• Quaternary QUEST was led by Dr Tim Lenton at UEA, with a team of 10 co-investigators at the Universities of Cambridge, Oxford, Reading, Leeds, Bristol, Southampton and at UEA. This dataset contains FAMOUS (FAst Met Office/UK Universities Simulator) glacial cycle model data from 150,000 years ago to present. The project team aimed to compile a synthesis of palaeodata from sediments and ice cores, improve the synchronization of these records with each other, and use this greater understanding of the Earth’s ancient atmosphere to improve Earth system models simulating climate over very long timescales. A combined long-term data synthesis and modelling approach has helped to constrain some key mechanisms responsible for glacial-interglacial CO2 change, and Quaternary QUEST have narrowed the field of ocean processes that could have caused glacial CO2 drawdown.

  • World Climate Research Programme (WCRP) Coupled Model Intercomparison Project Phase 6 (CMIP6): Collection of simulations from the Centro Euro-Mediterraneo per I Cambiamenti Climatici (CMCC) CMCC-CM2-VHR4 model.

  • QUEST Fish was led by Dr Manuel Barange (PML) with 18 co-investigators from POL, PML, CEFAS, University of Plymouth, University of Portsmouth, CSIC (Spain), UEA, WorldFish Centre, IPSL, ICES (Denmark), Met Office, IRD (Paris) and University of North Carolina, as part of QUEST (Quantifying and Understanding the Earth System) This dataset collection contains global fish biomass estimates from the Global Coastal-Ocean Modelling System. QUEST-Fish has delivered a near-global assessment of consequences of climate change for fisheries, demonstrating excellent and innovative bridging of marine biogeochemistry models and socio-economics. QUEST-Fish specifically focused on the added impacts that climate change is likely to cause on global fish production, and on the subsequent additional risks and vulnerabilities to human societies. The team have demonstrated the broad capability of an integrated regional coastal/shelf seas model system. The physical-ecological POLCOMS-ERSEM model that underpinned the research was developed for Europe’s regional seas. Its application to 20 Large Marine Ecosystems (coastal bioregions) worldwide, covering two-thirds of the world’s fish catch, has been critically evaluated and found adequate for most regions (the physical and biogeochemical differences of the upwelling region off Peru presents challenges, with the climate impact likely to be over-expressed in the fisheries projection output).

  • World Climate Research Programme (WCRP) Coupled Model Intercomparison Project Phase 6 (CMIP6): Collection of simulations from the Centro Euro-Mediterraneo per I Cambiamenti Climatici (CMCC) CMCC-CM2-HR4 model.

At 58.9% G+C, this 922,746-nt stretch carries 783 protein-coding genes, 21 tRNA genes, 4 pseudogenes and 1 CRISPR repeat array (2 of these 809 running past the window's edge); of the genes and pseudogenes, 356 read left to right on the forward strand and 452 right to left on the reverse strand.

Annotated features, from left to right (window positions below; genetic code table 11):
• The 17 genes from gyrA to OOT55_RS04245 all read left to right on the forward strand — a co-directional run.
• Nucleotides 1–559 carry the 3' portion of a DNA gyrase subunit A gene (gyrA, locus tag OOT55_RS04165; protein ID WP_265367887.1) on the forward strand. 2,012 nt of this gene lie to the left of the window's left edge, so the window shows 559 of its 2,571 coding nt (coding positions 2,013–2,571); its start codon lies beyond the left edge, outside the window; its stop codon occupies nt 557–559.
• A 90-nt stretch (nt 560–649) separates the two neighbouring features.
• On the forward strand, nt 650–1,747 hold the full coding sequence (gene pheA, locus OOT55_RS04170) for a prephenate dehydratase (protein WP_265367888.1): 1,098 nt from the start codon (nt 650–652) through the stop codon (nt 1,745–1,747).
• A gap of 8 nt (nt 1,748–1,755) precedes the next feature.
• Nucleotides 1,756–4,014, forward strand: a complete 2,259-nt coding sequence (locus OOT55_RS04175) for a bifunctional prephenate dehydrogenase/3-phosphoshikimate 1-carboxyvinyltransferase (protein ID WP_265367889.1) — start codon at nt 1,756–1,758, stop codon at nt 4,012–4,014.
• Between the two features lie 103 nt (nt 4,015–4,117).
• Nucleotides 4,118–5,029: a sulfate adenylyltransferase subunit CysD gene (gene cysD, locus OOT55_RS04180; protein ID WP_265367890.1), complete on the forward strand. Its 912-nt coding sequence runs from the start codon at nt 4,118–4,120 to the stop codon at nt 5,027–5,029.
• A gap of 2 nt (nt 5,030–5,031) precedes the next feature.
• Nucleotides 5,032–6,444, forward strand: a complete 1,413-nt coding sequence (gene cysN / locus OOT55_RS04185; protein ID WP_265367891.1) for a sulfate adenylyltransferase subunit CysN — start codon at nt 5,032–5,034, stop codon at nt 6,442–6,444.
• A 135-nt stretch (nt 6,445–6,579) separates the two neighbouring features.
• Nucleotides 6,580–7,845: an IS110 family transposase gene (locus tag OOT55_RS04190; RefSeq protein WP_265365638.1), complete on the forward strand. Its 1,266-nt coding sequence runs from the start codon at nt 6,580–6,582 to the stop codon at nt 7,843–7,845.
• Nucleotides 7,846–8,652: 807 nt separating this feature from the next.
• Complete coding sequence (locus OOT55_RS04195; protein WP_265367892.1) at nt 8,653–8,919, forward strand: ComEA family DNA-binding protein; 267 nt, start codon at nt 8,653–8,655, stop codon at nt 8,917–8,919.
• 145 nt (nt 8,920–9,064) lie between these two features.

• The the NIMS-KMA team team consisted of the following agencies: National Institute of Meteorological Sciences (NIMS) and Korea Meteorological Administration (KMA).World Climate Research Programme (WCRP) Coupled Model Intercomparison Project Phase 6 (CMIP6): Collection of simulations from the the NIMS-KMA team UKESM1-0-LL model.

  • World Climate Research Programme (WCRP) Coupled Model Intercomparison Project Phase 6 (CMIP6): Collection of simulations from the Met Office Hadley Centre (MOHC) HadGEM3-GC31-LM model.

  • Quaternary QUEST was led by Dr Tim Lenton at UEA, with a team of 10 co-investigators at the Universities of Cambridge, Oxford, Reading, Leeds, Bristol, Southampton and at UEA. This dataset collection contains glacial and isotope model data. Over the last million years, the Earth has experienced a sequence of temperature oscillations between glacial and interglacial states, linked to variations in the Earth’s orbit around the sun. These climate oscillations were accompanied by changes in atmospheric CO2, but the fundamental reasons for this relationship are still unresolved. This project team aimed to compile a synthesis of palaeodata from sediments and ice cores, improve the synchronization of these records with each other, and use this greater understanding of the Earth’s ancient atmosphere to improve Earth system models simulating climate over very long timescales. A combined long-term data synthesis and modelling approach has helped to constrain some key mechanisms responsible for glacial-interglacial CO2 change, and Quaternary QUEST narrowed the field of ocean processes that could have caused glacial CO2 drawdown.